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Healthy eating tips - ideas for meal times

Wholegrain cereal, a glass of juice and wholemeal bread are healthy breakfast choices. You can reduce your risk of several cancers by eating a healthy, balanced diet that is high in fruit, vegetables and fibre, and low in red and processed meat, and salt.

On this page, you can find some top ideas for healthy meals. Follow these simple steps to make sure you eat healthy, balanced meals throughout the day.

Change4Life has also launched a campaign to help families prepare healthier meals quickly and cheaply. The Supermeals campaign offers money off healthy ingredients, such as fruit and veg and low fat yoghurts, across over a thousand supermarket stores in England. Check out the Supermeals zone for low-cost recipes, healthy eating tips, super deals and more.

Breakfast

Choose wholegrain breakfast cereals to boost your fibre intake.

  • Choose whole-grain breakfast cereals to boost your fibre intake. But try to avoid those that are high in salt and sugar.
  • Use skimmed or semi-skimmed milk with your cereal, and try topping it with sliced banana, apple or dry fruit.
  • Add a glass of fresh, unsweetened fruit juice to your normal breakfast plan. A small glass of juice can count towards your five daily fruit and vegetable portions. But remember that fresh fruit contains more fibre.
  • For a healthier English breakfast, scramble or poach your eggs and add portions of tomatoes, mushrooms and baked beans.
  • Use whole-meal or whole-grain bread for your toast and choose a low-fat spread.
  • Mushrooms can count towards your five daily portions and are naturally low in fat. However, they also absorb a lot of oil when fried, so just use tiny bits of oil or grill them instead.

* Snacks

  • Snacking need not be unhealthy. Ditch the fatty crisps, chocolate or biscuits - they are very high in fat and calories. Instead try some portions of fresh fruit, tinned fruit in natural juice, dried fruit or strips of raw vegetables, like carrots, cucumber or peppers. Having a banana instead of a chocolate bar could save you 225 calories. Our Five a day page has information on what counts as a portion.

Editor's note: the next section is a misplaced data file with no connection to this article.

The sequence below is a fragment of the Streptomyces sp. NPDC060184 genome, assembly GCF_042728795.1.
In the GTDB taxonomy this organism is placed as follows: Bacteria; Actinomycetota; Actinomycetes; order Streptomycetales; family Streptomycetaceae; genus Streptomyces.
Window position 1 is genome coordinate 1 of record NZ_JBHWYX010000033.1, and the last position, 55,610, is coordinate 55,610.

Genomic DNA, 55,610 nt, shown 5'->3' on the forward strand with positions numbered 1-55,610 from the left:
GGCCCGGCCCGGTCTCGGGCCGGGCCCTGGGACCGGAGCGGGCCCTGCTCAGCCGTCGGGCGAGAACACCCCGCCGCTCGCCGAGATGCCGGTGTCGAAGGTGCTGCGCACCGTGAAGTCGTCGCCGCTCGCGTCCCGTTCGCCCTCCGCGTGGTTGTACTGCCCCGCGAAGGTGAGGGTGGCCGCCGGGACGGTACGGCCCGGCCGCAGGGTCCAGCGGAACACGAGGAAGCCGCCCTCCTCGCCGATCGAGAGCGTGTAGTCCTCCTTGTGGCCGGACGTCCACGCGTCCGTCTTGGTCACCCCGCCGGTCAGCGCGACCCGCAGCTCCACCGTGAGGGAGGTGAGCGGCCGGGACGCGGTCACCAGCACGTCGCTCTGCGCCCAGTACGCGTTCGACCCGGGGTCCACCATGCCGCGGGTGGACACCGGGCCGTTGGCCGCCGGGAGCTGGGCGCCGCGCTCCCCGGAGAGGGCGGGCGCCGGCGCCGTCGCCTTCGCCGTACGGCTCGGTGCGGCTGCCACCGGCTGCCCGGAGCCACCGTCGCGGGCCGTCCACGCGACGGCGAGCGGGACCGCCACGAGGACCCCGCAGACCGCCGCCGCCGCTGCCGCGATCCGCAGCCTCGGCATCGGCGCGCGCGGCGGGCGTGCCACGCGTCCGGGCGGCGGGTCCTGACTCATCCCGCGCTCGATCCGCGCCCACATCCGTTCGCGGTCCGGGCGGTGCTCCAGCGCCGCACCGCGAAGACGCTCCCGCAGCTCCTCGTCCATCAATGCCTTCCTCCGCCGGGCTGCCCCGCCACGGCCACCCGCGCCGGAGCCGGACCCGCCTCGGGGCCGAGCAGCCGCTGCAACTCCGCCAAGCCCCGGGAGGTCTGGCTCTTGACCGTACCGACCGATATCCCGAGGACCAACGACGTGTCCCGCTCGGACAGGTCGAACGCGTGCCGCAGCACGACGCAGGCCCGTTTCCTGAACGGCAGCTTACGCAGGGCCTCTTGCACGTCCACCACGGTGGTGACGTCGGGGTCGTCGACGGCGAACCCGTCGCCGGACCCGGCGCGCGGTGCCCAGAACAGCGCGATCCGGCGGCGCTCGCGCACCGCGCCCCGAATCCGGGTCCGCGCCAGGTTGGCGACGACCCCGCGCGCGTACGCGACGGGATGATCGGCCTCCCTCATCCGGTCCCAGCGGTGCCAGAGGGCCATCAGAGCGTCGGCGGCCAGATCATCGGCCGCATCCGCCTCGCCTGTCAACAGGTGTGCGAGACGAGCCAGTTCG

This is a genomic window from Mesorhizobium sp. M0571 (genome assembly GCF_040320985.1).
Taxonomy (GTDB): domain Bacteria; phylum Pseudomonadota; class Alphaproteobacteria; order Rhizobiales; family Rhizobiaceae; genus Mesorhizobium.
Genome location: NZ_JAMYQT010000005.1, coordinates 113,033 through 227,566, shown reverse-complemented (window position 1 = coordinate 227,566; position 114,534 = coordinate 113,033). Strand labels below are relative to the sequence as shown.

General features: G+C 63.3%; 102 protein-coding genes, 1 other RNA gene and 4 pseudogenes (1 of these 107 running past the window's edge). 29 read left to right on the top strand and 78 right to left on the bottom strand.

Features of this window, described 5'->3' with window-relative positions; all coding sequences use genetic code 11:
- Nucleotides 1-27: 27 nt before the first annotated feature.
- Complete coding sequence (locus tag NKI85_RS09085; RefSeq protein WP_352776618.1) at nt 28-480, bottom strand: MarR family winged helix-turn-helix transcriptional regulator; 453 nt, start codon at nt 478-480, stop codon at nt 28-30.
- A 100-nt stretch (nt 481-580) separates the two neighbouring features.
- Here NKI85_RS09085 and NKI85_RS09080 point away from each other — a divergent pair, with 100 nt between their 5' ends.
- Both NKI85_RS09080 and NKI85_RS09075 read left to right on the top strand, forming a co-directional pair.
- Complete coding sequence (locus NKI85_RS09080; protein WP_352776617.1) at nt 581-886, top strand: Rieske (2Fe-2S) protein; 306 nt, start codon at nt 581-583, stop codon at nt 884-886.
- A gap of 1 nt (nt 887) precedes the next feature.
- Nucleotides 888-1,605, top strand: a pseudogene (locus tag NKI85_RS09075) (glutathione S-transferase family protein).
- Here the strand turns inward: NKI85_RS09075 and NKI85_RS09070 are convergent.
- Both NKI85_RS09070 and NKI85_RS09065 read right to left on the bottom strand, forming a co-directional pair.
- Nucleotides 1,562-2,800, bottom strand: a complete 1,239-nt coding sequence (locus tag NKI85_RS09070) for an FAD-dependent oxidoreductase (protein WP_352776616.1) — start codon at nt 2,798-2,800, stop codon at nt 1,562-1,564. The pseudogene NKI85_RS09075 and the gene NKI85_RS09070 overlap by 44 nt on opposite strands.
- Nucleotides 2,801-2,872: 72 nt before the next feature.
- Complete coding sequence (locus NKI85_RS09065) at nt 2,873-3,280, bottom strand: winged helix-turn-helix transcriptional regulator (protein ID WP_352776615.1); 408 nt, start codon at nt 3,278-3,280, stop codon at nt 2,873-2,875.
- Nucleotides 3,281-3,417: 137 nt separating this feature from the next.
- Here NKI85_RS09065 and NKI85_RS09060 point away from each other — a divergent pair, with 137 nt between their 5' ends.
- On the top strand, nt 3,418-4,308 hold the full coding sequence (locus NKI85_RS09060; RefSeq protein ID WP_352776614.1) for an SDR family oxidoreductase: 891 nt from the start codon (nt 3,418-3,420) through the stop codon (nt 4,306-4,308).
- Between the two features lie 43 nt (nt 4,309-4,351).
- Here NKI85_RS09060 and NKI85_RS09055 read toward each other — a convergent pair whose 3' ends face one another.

• Drink a delicious home-made fruit smoothie - they can count as a portion of fruit and vegetables a day. But be careful of shop varieties, which can have added milk, yogurt or sugar.
  • Healthy savoury snacks include whole-meal scones, oat cakes, crackers, rice cakes, crumpets, muffins or slices of toast. All are suitable with a low-fat spread. Or try some breadsticks with a cup of low-calorie soup.
  • Sweeter healthy snacks include low fat yogurts (under 100 calories a pot) or fromage frais, a small bowl of whole-grain cereal with semi-skimmed or skimmed milk, a small slice of malt loaf or a fruit scone.
  • Remember that healthier snacks are more likely to satisfy your hunger, as well as being lower in calories and more nutritious.

Lunch

Low fat toppings and fillings will help to make your lunches healthier.

  • If you’re having a jacket potato, choose low fat coleslaw, baked beans, or tuna canned in water as your topping.
  • Choose a sandwich made from whole-meal bread for some extra fibre. For fillings, try tuna or chicken, and add fresh vegetables, tomatoes, cucumber, lettuce or any other fresh salad option.
  • An omelette is quick and easy. Mushrooms, pepper, onions and tomatoes can all be added.
  • Make a layered or pasta salad with your favourite vegetables, add sweet corn, grated carrots, tomatoes, lettuce, spinach leaves and avocadoes - eat and enjoy!
  • Your favourite vegetable soup makes a cheap and quick lunch option and allows you to incorporate an extra serving of vegetables into your diet. Try making one at home or choose a canned variety that’s lower in salt.
  • Have a piece of fruit after your lunch.

Dinner

Read our tips for cooking a healthy, balanced dinner.

  • Stir-Fry is the ultimate fast food, but be careful about the amount of oil you use. Mix and match the following vegetables, protein sources and flavourings for endless combinations.
    • Suitable vegetables include: onions, carrots, broccoli, cabbage, peas, sweetcorn, bok choi, baby sweetcorn, mange tout, green beans, mushrooms, courgette, bean sprouts, water chestnuts, green/ red/ yellow/ orange pepper (or any others that you can think of!).
    • You could add chopped chicken breast (without skin), prawns or tofu.
    • To add flavour, add one or a mixture of the following with the vegetables at the beginning: chopped root ginger, dried coriander, a little soy sauce, garlic, chopped green chilli. You can also try stirring in fresh coriander at the end of cooking and sprinkling on sesame seeds before serving.
  • Try veggie versions of your favourite flavourful dishes like lasagne, curries or pizza. But be careful - vegetarian food can also be high in salt and fat.
  • Meat is a good source of protein but try to use more white meat or fish, rather than red or processed meat. If you do eat red meat, choose leaner cuts that are lower in fat.
  • Add lentils, beans or pulses to stews, soups and casseroles.
  • Instead of greasy chips, try thick-cut ones or baked potato wedges. Or even better, have new boiled potatoes.
  • Try using more fish in your recipes. Oily fish like sardines, salmon or trout are particularly good for you. Try to bake or poach your fish instead, instead of having them deep-fried in batter.

More tips

Our Ten Top Tips page has more advice on reaching a healthy body weight through healthy eating and physical activity. Ten Top Tips is a programme for weight loss through lifestyle changes that you can fit into your daily routine.

You can also find more healthy meal ideas in Weight Concern’s Healthier Cooking Tips section.

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Updated: 8 February 2012